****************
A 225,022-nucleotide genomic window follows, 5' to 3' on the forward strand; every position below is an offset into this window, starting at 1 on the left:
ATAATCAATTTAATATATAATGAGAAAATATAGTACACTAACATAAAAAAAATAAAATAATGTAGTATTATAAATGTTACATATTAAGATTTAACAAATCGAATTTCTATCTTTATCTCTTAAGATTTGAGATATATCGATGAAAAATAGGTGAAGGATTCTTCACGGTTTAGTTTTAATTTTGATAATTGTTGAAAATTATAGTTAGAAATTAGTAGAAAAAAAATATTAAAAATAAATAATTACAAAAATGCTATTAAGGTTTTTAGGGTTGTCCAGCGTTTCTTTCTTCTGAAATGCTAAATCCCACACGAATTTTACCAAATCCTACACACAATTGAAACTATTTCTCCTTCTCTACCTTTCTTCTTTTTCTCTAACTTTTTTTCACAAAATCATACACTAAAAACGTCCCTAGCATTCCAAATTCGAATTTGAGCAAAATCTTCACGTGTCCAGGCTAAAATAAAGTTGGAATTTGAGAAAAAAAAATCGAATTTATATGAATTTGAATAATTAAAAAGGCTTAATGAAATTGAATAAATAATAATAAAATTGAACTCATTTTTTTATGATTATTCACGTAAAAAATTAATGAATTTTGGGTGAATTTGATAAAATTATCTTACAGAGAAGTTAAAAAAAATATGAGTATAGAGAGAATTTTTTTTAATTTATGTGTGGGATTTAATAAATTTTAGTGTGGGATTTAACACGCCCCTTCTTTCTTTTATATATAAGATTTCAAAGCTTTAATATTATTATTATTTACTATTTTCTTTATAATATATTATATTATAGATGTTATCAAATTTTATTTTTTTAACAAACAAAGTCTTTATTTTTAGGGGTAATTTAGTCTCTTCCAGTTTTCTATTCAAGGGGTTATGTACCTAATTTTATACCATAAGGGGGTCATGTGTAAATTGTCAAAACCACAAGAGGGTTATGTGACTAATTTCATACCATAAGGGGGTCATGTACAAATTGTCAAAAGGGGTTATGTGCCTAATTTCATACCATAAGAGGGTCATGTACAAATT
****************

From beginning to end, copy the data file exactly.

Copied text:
A 225,022-nucleotide genomic window follows, 5' to 3' on the forward strand; every position below is an offset into this window, starting at 1 on the left:
ATAATCAATTTAATATATAATGAGAAAATATAGTACACTAACATAAAAAAAATAAAATAATGTAGTATTATAAATGTTACATATTAAGATTTAACAAATCGAATTTCTATCTTTATCTCTTAAGATTTGAGATATATCGATGAAAAATAGGTGAAGGATTCTTCACGGTTTAGTTTTAATTTTGATAATTGTTGAAAATTATAGTTAGAAATTAGTAGAAAAAAAATATTAAAAATAAATAATTACAAAAATGCTATTAAGGTTTTTAGGGTTGTCCAGCGTTTCTTTCTTCTGAAATGCTAAATCCCACACGAATTTTACCAAATCCTACACACAATTGAAACTATTTCTCCTTCTCTACCTTTCTTCTTTTTCTCTAACTTTTTTTCACAAAATCATACACTAAAAACGTCCCTAGCATTCCAAATTCGAATTTGAGCAAAATCTTCACGTGTCCAGGCTAAAATAAAGTTGGAATTTGAGAAAAAAAAATCGAATTTATATGAATTTGAATAATTAAAAAGGCTTAATGAAATTGAATAAATAATAATAAAATTGAACTCATTTTTTTATGATTATTCACGTAAAAAATTAATGAATTTTGGGTGAATTTGATAAAATTATCTTACAGAGAAGTTAAAAAAAATATGAGTATAGAGAGAATTTTTTTTAATTTATGTGTGGGATTTAATAAATTTTAGTGTGGGATTTAACACGCCCCTTCTTTCTTTTATATATAAGATTTCAAAGCTTTAATATTATTATTATTTACTATTTTCTTTATAATATATTATATTATAGATGTTATCAAATTTTATTTTTTTAACAAACAAAGTCTTTATTTTTAGGGGTAATTTAGTCTCTTCCAGTTTTCTATTCAAGGGGTTATGTACCTAATTTTATACCATAAGGGGGTCATGTGTAAATTGTCAAAACCACAAGAGGGTTATGTGACTAATTTCATACCATAAGGGGGTCATGTACAAATTGTCAAAAGGGGTTATGTGCCTAATTTCATACCATAAGAGGGTCATGTACAAATT